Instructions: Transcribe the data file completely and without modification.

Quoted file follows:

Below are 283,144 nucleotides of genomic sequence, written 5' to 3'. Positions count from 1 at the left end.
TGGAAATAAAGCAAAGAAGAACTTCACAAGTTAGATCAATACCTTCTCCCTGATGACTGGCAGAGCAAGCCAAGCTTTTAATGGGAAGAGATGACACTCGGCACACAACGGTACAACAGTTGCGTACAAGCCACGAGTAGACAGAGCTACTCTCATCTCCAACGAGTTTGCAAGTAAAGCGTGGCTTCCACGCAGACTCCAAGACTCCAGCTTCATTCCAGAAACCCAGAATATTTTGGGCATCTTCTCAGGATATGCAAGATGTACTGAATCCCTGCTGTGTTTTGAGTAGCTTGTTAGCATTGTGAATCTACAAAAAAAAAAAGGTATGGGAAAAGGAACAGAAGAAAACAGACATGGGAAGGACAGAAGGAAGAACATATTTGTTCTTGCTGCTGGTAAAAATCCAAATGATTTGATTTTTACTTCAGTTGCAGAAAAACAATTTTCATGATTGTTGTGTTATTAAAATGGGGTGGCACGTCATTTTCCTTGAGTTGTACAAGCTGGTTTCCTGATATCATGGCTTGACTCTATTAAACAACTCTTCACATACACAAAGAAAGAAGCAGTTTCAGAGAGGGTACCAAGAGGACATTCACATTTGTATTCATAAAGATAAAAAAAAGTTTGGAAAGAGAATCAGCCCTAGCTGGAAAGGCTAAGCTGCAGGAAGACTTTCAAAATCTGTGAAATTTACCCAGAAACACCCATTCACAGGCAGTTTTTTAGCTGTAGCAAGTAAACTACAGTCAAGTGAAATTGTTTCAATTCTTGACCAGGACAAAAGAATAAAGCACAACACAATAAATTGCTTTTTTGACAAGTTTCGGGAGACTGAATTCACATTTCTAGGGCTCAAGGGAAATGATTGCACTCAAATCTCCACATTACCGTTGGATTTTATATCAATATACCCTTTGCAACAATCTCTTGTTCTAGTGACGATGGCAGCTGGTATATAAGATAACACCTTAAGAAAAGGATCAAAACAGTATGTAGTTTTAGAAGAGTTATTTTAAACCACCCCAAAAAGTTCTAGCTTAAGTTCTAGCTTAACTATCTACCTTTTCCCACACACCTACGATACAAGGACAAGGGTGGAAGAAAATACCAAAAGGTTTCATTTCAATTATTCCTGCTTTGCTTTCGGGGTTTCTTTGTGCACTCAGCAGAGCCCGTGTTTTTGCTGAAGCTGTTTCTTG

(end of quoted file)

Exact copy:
Below are 283,144 nucleotides of genomic sequence, written 5' to 3'. Positions count from 1 at the left end.
TGGAAATAAAGCAAAGAAGAACTTCACAAGTTAGATCAATACCTTCTCCCTGATGACTGGCAGAGCAAGCCAAGCTTTTAATGGGAAGAGATGACACTCGGCACACAACGGTACAACAGTTGCGTACAAGCCACGAGTAGACAGAGCTACTCTCATCTCCAACGAGTTTGCAAGTAAAGCGTGGCTTCCACGCAGACTCCAAGACTCCAGCTTCATTCCAGAAACCCAGAATATTTTGGGCATCTTCTCAGGATATGCAAGATGTACTGAATCCCTGCTGTGTTTTGAGTAGCTTGTTAGCATTGTGAATCTACAAAAAAAAAAAGGTATGGGAAAAGGAACAGAAGAAAACAGACATGGGAAGGACAGAAGGAAGAACATATTTGTTCTTGCTGCTGGTAAAAATCCAAATGATTTGATTTTTACTTCAGTTGCAGAAAAACAATTTTCATGATTGTTGTGTTATTAAAATGGGGTGGCACGTCATTTTCCTTGAGTTGTACAAGCTGGTTTCCTGATATCATGGCTTGACTCTATTAAACAACTCTTCACATACACAAAGAAAGAAGCAGTTTCAGAGAGGGTACCAAGAGGACATTCACATTTGTATTCATAAAGATAAAAAAAAGTTTGGAAAGAGAATCAGCCCTAGCTGGAAAGGCTAAGCTGCAGGAAGACTTTCAAAATCTGTGAAATTTACCCAGAAACACCCATTCACAGGCAGTTTTTTAGCTGTAGCAAGTAAACTACAGTCAAGTGAAATTGTTTCAATTCTTGACCAGGACAAAAGAATAAAGCACAACACAATAAATTGCTTTTTTGACAAGTTTCGGGAGACTGAATTCACATTTCTAGGGCTCAAGGGAAATGATTGCACTCAAATCTCCACATTACCGTTGGATTTTATATCAATATACCCTTTGCAACAATCTCTTGTTCTAGTGACGATGGCAGCTGGTATATAAGATAACACCTTAAGAAAAGGATCAAAACAGTATGTAGTTTTAGAAGAGTTATTTTAAACCACCCCAAAAAGTTCTAGCTTAAGTTCTAGCTTAACTATCTACCTTTTCCCACACACCTACGATACAAGGACAAGGGTGGAAGAAAATACCAAAAGGTTTCATTTCAATTATTCCTGCTTTGCTTTCGGGGTTTCTTTGTGCACTCAGCAGAGCCCGTGTTTTTGCTGAAGCTGTTTCTTG